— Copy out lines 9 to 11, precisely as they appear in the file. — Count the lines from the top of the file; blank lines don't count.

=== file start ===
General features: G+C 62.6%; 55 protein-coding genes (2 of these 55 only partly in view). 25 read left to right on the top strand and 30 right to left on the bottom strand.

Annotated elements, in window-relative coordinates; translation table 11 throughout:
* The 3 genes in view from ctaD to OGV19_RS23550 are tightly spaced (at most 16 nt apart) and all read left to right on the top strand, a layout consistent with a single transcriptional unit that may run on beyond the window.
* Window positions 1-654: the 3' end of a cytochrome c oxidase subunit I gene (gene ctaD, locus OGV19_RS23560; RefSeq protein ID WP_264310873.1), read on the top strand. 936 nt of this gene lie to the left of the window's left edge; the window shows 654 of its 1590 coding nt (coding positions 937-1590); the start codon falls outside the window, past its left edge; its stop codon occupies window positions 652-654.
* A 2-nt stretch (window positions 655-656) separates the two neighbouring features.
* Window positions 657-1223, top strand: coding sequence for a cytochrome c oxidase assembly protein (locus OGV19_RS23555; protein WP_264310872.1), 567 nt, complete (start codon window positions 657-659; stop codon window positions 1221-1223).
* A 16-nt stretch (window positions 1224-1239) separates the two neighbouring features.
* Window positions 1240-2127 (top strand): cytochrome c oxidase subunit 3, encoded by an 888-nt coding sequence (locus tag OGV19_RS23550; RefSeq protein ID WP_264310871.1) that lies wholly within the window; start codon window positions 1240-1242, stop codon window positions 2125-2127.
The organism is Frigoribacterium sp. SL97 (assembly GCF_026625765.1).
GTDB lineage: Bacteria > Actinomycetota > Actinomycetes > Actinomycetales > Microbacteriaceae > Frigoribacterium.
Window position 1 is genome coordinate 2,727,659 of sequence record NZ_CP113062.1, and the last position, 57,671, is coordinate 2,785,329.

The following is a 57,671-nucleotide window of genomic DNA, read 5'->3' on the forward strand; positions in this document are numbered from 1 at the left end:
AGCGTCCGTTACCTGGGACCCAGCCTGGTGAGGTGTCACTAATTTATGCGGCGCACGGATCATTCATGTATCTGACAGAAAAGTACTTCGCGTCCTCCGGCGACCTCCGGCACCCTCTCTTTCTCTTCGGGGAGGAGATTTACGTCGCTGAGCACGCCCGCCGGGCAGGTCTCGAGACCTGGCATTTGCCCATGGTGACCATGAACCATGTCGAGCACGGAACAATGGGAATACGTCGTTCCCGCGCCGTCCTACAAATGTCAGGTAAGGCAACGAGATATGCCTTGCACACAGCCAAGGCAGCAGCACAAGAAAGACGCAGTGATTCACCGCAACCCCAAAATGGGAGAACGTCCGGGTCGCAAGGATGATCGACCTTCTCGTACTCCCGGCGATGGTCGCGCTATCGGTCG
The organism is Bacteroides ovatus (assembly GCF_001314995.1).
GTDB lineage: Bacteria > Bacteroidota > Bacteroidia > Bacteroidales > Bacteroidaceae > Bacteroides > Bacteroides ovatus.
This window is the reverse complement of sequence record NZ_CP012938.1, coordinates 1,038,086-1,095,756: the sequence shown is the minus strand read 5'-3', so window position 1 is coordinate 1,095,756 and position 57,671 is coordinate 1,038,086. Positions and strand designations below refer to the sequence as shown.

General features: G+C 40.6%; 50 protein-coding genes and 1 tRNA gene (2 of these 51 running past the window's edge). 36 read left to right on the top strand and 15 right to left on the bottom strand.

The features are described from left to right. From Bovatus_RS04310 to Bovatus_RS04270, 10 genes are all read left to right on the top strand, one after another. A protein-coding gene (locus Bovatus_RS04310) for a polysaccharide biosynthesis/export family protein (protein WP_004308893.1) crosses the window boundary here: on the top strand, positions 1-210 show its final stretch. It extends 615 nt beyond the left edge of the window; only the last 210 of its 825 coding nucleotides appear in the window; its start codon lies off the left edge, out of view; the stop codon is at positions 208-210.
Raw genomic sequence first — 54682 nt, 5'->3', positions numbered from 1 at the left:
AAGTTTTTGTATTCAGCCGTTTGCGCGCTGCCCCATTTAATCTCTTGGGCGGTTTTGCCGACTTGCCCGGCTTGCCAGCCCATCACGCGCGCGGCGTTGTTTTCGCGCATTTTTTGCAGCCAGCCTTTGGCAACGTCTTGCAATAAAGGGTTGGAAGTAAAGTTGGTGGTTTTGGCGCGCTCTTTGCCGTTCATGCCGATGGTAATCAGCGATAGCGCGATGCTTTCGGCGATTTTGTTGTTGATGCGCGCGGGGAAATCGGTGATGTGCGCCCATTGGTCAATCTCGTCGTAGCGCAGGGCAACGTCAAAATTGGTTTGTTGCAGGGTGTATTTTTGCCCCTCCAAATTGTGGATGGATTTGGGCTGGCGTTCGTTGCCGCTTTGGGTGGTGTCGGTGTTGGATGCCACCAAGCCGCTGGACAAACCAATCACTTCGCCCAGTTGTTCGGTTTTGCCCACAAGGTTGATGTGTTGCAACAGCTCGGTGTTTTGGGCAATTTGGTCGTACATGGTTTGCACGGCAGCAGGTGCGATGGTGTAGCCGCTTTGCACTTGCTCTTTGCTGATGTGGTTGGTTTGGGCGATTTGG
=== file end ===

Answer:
The organism is Frigoribacterium sp. SL97 (assembly GCF_026625765.1).
GTDB lineage: Bacteria > Actinomycetota > Actinomycetes > Actinomycetales > Microbacteriaceae > Frigoribacterium.
Window position 1 is genome coordinate 2,727,659 of sequence record NZ_CP113062.1, and the last position, 57,671, is coordinate 2,785,329.